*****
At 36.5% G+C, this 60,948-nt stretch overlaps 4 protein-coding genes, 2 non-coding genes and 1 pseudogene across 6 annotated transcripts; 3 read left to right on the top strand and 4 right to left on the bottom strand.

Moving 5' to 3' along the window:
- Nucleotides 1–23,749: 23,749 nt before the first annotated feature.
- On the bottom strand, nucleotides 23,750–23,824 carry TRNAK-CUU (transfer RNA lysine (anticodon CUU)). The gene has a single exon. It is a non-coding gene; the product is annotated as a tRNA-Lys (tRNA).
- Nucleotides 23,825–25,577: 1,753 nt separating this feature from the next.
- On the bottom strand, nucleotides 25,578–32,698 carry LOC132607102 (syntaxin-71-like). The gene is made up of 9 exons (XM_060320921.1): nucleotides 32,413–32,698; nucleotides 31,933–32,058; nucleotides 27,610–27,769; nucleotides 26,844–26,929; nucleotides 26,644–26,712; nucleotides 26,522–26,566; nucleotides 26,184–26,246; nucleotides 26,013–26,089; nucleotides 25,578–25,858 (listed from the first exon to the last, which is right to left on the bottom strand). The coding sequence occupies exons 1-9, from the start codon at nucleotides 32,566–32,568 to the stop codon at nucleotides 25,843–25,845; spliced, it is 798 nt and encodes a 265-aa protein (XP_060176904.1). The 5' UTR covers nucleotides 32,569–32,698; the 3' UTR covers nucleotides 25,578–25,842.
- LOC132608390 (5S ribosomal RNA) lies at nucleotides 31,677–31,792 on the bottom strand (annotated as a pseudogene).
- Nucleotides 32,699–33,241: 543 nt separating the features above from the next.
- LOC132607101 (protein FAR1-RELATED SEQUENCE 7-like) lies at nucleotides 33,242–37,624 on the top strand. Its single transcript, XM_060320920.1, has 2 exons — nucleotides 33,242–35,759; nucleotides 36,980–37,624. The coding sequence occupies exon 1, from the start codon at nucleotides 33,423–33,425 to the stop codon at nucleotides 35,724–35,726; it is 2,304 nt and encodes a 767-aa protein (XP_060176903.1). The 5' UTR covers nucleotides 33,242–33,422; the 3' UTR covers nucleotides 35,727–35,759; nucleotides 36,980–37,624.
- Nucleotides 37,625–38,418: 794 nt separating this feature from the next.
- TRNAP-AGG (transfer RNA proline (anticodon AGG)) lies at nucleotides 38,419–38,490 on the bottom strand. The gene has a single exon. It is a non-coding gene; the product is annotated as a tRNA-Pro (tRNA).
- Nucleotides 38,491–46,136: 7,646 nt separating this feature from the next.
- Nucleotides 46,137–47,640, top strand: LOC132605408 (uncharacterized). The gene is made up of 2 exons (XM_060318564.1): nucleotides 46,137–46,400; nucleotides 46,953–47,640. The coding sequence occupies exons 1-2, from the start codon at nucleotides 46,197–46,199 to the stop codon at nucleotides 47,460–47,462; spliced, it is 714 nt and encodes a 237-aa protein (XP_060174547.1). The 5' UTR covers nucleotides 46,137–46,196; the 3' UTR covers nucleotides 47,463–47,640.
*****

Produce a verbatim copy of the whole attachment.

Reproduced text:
At 36.5% G+C, this 60,948-nt stretch overlaps 4 protein-coding genes, 2 non-coding genes and 1 pseudogene across 6 annotated transcripts; 3 read left to right on the top strand and 4 right to left on the bottom strand.

Moving 5' to 3' along the window:
- Nucleotides 1–23,749: 23,749 nt before the first annotated feature.
- On the bottom strand, nucleotides 23,750–23,824 carry TRNAK-CUU (transfer RNA lysine (anticodon CUU)). The gene has a single exon. It is a non-coding gene; the product is annotated as a tRNA-Lys (tRNA).
- Nucleotides 23,825–25,577: 1,753 nt separating this feature from the next.
- On the bottom strand, nucleotides 25,578–32,698 carry LOC132607102 (syntaxin-71-like). The gene is made up of 9 exons (XM_060320921.1): nucleotides 32,413–32,698; nucleotides 31,933–32,058; nucleotides 27,610–27,769; nucleotides 26,844–26,929; nucleotides 26,644–26,712; nucleotides 26,522–26,566; nucleotides 26,184–26,246; nucleotides 26,013–26,089; nucleotides 25,578–25,858 (listed from the first exon to the last, which is right to left on the bottom strand). The coding sequence occupies exons 1-9, from the start codon at nucleotides 32,566–32,568 to the stop codon at nucleotides 25,843–25,845; spliced, it is 798 nt and encodes a 265-aa protein (XP_060176904.1). The 5' UTR covers nucleotides 32,569–32,698; the 3' UTR covers nucleotides 25,578–25,842.
- LOC132608390 (5S ribosomal RNA) lies at nucleotides 31,677–31,792 on the bottom strand (annotated as a pseudogene).
- Nucleotides 32,699–33,241: 543 nt separating the features above from the next.
- LOC132607101 (protein FAR1-RELATED SEQUENCE 7-like) lies at nucleotides 33,242–37,624 on the top strand. Its single transcript, XM_060320920.1, has 2 exons — nucleotides 33,242–35,759; nucleotides 36,980–37,624. The coding sequence occupies exon 1, from the start codon at nucleotides 33,423–33,425 to the stop codon at nucleotides 35,724–35,726; it is 2,304 nt and encodes a 767-aa protein (XP_060176903.1). The 5' UTR covers nucleotides 33,242–33,422; the 3' UTR covers nucleotides 35,727–35,759; nucleotides 36,980–37,624.
- Nucleotides 37,625–38,418: 794 nt separating this feature from the next.
- TRNAP-AGG (transfer RNA proline (anticodon AGG)) lies at nucleotides 38,419–38,490 on the bottom strand. The gene has a single exon. It is a non-coding gene; the product is annotated as a tRNA-Pro (tRNA).
- Nucleotides 38,491–46,136: 7,646 nt separating this feature from the next.
- Nucleotides 46,137–47,640, top strand: LOC132605408 (uncharacterized). The gene is made up of 2 exons (XM_060318564.1): nucleotides 46,137–46,400; nucleotides 46,953–47,640. The coding sequence occupies exons 1-2, from the start codon at nucleotides 46,197–46,199 to the stop codon at nucleotides 47,460–47,462; spliced, it is 714 nt and encodes a 237-aa protein (XP_060174547.1). The 5' UTR covers nucleotides 46,137–46,196; the 3' UTR covers nucleotides 47,463–47,640.